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Friday, September 9, 2016

Goulet Q&A Episode 137, Open Forum



Goulet Q&A is now available as an audio podcast! Click here  for the RSS feed to use in your podcast app of choice, or click here for a direct download.

In this episode, I talk about double-ended fountain pens, how long tipping material should last, and how I do work/life balance.

New/Upcoming Products: - (1:21) 

Pens/Writing - (6:35)

1) Tritan N.- Facebook 
Do you know other brands than Edison who carry double ended fountain pens? - (6:37)
  • here is a link to the Edison double-ended pens
  • there is a good FPN discussion on it with Brian Gray here
  • I've never heard of one before this
  • Doing some research, I found double-ended pens that included a FP and BP
  • Wing-Sung 728 and 350 pen on eBay
  • Waterman had a fountain pen/pencil combo
  • I haven't seen a truly double-ended fountain pen before Edison (though it could be out there)

2) Hayden M/- Facebook - (9:55)
Often when I buy vintage fountain pens I notice the tipping material can be quite worn down from years of use. How long would you say tipping material should last on modern fountain pens that are used continuously?
  • it's going to vary from pen to pen, and based on the nib size
  • the tipping materials used in pens differs across brands
  • some brands with the same nib size will use more tipping than others, it all depends
  • vintage material used a lot more iridium, today it's more of an alloy with little actual iridium in it
  • even at its peak use it was less than 4% iridium in the alloys (thanks Wikipedia!)
  • iridium is some tough stuff, among the densest material in the world
  • most corrosion resistant metal
  • one of the rarest metals on earth's crust, most of it is way down beneath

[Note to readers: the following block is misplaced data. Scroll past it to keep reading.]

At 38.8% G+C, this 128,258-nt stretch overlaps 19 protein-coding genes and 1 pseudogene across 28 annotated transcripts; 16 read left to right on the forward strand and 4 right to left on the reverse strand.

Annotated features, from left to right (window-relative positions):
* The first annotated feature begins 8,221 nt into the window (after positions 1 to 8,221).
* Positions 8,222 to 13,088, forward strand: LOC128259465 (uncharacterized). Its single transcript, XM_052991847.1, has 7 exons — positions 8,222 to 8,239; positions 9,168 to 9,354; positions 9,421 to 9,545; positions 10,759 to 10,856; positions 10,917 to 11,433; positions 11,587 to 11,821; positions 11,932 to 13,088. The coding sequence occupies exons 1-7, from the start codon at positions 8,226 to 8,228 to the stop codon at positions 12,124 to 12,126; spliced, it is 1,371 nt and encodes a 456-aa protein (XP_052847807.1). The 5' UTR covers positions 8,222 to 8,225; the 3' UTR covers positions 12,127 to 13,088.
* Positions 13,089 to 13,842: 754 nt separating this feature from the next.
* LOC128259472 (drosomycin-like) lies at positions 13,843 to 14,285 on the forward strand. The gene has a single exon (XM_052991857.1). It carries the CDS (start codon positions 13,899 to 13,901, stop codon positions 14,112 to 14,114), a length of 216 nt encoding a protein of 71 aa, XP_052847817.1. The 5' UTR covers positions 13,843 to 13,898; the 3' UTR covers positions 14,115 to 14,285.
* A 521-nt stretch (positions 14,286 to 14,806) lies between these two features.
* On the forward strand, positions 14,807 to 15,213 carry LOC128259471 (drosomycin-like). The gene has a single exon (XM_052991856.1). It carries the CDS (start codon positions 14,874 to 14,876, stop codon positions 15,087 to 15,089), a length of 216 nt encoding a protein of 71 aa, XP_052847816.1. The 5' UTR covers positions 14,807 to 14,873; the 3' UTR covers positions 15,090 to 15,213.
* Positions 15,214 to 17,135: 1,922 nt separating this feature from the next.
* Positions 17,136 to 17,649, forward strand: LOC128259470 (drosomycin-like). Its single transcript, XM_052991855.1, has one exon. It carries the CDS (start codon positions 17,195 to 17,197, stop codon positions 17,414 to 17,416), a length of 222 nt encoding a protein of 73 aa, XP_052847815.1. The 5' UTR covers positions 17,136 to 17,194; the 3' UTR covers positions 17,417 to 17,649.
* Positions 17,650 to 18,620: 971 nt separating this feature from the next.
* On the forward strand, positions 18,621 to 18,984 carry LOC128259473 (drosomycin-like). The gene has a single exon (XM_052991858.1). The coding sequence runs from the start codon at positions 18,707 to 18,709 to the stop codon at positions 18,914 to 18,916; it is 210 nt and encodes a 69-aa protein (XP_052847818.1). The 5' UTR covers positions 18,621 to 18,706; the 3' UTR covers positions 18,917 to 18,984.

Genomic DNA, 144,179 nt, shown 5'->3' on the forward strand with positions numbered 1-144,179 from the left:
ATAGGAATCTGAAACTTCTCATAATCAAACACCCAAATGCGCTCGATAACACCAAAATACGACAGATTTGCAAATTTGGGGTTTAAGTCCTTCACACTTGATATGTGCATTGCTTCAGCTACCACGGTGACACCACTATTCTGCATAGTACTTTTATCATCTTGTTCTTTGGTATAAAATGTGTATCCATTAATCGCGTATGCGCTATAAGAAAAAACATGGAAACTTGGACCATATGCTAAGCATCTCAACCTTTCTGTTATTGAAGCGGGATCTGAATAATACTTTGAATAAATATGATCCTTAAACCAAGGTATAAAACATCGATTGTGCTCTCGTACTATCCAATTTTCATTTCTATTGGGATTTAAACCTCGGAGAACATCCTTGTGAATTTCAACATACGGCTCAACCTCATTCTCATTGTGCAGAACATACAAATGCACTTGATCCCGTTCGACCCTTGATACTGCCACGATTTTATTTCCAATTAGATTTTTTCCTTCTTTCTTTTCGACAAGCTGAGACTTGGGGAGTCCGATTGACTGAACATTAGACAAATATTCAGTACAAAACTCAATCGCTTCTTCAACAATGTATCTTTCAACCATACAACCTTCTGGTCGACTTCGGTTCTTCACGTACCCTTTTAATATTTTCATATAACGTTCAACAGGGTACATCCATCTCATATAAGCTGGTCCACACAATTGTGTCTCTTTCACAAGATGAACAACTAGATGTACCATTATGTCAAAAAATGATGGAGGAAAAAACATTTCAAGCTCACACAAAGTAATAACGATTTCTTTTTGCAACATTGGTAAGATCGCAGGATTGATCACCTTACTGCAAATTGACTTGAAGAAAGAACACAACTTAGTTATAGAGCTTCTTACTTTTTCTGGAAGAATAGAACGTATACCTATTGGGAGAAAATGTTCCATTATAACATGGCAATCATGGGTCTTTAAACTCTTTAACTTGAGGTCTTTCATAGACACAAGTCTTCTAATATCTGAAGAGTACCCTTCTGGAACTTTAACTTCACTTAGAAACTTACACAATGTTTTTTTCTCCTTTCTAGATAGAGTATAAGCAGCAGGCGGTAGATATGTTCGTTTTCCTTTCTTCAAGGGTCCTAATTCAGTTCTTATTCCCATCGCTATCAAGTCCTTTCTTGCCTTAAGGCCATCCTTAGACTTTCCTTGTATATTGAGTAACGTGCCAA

• today I don't know exactly what it is, that's pretty guarded by each pen company, but is probably tungsten or ruthenium
  • with HEAVY use, 5-10 years
  • normal use, 20-50 years
  • nibs can be retipped, though that's a specialty these days and you'll pay a fair amount for it

3) aysun_the_mermaid- Instagram - (19:21)
I have found that when I ink up all my pens at the same time, my Ahabs and Creapers will completely dry out while my vintage Sheaffer no-nonsense pens (used as eyedroppers) stay perfectly good to go for much longer? In fact, I have not had one dry out on me yet. I would chalk it up to Noodler's pens being demonstrators, but not all of them are. Do you have any insight on this matter? 
  • the No-Nonsense pens were great for just that reason, they just worked 
  • Noodler's pens are a different bird, not just because of the brand and age difference, but the purpose and design
  • these pens are flex pens, with wide open feeds
  • I find the Noodler's pens in general dry out quicker than most pens, because the open feeds that are intended to supply a generous ink flow also tend to dry out when the pen isn't in use
  • storing in a sealed container helps (ziplock bag)
  • cutting a small piece of sponge and putting it in the cap, wetting it, can act like a small humidor to help it out
  • it really doesn't have anything to do with the fact it's a demonstrator, it's the water evaporating from the ink through the cap

Ink - (23:44)

4) judeman_art- Instagram - (23:45)
My Parker Quink black ink bottle is mostly empty, and I have already used some of my new Lamy black. Can I simply pour the ink from the Quink into the new Lamy bottle? Or will mixing them have more dire consequences than expected?